The rights of global citizens are imbedded in the Universal declaration of Human Rights and are grounded in individual liberty, equality, and equity, but have also evolved to include digital access rights, LGBTQ rights, and environmental rights.
While it may mean different things to different people, the most common definition of a global citizenship is the idea that all people have responsibilities to the world rather than just their country and immediate community.
Modern global citizens have ethical, moral, political and economic responsibilities, and have a desire to contribute to communities and the world at large in a positive way in order to improve the lives of others.
Citizens of the world are independent-minded and are never afraid of exploring the unknown.
They take time to learn about different cultures and tradition as they realise that knowledge can help them better understand the people and places they experience.
They are compassionate and do not let borders stand in the way of caring for people all over the world.
They keep an open mind and recognise that it is more important to understand one another than to agree on everything.
They tend to choose experiences over possessions and are always eager to broaden their minds through new experiences, which tend to last longer.
They aren’t afraid to think big and work well with others. Citizens of the world belong to an emerging global community and they recognise that while this is a privilege, it is a responsibility. They embrace this role by understanding how their actions help shape our world.
There is an uncomfortable truth, which needs to be dealt with to fully understand the concept of global citizenship, and that is the impact of wealth. Becoming a global citizen and having the ability to choose where in the world you want to work and live requires a certain level of affluence is required. Sadly, not everyone has the money or education to become a global citizen, and this doesn’t just apply to a subsistence farmer in Bolivia or Ethiopia, but also a welder in the UK or a car factory worker in Russia. These people will almost certainly always be national citizens rather than global ones.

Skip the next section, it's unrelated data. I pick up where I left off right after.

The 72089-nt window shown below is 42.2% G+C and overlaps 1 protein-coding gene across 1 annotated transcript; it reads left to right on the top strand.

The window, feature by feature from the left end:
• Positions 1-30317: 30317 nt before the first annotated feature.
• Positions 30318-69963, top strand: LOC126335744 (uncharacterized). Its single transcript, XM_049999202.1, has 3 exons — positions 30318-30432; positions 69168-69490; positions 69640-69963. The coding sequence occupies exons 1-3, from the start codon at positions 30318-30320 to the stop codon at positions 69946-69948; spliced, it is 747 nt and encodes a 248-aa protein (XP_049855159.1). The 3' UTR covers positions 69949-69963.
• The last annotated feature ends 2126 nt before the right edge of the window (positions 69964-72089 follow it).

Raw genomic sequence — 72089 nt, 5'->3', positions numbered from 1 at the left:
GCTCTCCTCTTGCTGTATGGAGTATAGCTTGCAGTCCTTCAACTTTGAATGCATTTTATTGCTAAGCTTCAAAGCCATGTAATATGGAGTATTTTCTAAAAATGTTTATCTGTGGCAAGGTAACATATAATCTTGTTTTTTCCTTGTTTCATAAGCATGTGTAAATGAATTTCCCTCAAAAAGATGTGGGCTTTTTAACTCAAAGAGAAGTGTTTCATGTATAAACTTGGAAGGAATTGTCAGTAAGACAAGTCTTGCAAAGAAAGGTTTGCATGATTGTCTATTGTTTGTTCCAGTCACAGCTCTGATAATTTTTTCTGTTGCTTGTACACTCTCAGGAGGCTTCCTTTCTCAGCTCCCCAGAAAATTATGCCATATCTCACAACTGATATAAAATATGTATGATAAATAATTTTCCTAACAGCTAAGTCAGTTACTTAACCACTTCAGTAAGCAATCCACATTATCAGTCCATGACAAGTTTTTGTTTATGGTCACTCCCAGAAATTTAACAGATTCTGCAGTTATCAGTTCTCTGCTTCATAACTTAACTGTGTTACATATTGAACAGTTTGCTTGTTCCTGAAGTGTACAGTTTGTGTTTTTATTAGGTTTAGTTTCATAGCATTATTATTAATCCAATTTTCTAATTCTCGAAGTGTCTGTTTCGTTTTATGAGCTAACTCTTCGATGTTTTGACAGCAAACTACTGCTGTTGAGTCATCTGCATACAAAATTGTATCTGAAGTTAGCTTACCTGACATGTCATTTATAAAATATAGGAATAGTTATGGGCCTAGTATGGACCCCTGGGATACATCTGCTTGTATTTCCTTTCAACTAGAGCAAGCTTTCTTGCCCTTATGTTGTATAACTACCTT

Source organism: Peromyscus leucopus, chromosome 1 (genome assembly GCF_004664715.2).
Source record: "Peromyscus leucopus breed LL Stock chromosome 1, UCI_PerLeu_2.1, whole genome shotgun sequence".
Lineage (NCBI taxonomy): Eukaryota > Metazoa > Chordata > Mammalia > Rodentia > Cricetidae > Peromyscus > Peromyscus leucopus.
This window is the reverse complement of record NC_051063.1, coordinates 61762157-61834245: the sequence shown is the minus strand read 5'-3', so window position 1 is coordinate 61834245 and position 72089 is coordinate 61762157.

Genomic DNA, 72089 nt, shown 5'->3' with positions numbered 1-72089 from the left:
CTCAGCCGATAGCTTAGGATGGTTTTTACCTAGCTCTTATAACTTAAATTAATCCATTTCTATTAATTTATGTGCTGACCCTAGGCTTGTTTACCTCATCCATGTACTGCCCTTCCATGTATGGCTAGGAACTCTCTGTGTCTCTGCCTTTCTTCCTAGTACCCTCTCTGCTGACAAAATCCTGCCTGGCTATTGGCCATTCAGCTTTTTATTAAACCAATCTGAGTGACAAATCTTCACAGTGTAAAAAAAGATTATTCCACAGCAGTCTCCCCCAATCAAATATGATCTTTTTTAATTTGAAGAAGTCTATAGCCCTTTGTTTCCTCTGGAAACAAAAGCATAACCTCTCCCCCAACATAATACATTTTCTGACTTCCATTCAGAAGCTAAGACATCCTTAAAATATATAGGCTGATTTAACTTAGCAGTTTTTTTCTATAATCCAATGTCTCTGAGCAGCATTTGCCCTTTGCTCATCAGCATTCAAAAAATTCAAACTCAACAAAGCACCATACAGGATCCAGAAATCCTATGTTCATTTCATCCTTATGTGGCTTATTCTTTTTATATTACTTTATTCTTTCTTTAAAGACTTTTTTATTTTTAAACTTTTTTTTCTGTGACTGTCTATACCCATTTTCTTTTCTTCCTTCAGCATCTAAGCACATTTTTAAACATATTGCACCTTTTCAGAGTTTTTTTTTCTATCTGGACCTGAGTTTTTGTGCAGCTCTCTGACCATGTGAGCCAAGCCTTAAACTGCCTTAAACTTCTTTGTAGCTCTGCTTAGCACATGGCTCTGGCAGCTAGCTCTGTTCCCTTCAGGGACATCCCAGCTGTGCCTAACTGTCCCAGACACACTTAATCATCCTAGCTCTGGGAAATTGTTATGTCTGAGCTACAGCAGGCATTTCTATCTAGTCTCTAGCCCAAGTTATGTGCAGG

Overall, it seems the concept of global citizenship will become more prominent as time goes on. This is because, in all likelihood, people who cannot afford to physically travel across the world will keep working together to help change the planet for the better. Whether we all become global citizens remains to be seen, but whatever happens over the coming decades, the influence of these individuals on the world’s politics and economics will be increasingly felt.
Make environmentally friendly choices in order to lessen the impact on the world. Learn about cultures all over the world, and educate yourself about what is going on globally. Travel is a great way to explore, understand and experience different places and cultures first hand.
Those that are able to can go one step further by investing in second citizenship. Citizenship by investment programmes offer individuals the opportunity to legally acquire a new nationality in return for an investment in the economy of the host country. Such programmes confer citizenship status without causing any major disruptions to an investor’s life, provided they pass all the due diligence checks first, make a qualifying investment and provide all the correct documentation.
Just over a dozen countries in the world currently offer citizenship by investment (CBI). There is a higher concentration of citizenship by investment programmes in the Caribbean, a region considered the cradle of second citizenship by investment.
Our team of professionals come from all over the world, with many of us having lived in multiple countries across the globe. In this sense, we have first-hand knowledge of how important, worrying, and sometimes emotionally taxing a second citizenship or residence decision may be for an individual and his or her family.
Our goal is to make this decision easy and to provide a smooth process and a constant guiding hand to our clients throughout their second citizenship application.
Start your journey to global citizenship today and get in contact with one of our citizenship consultants: https://csglobalpartners.com/contact/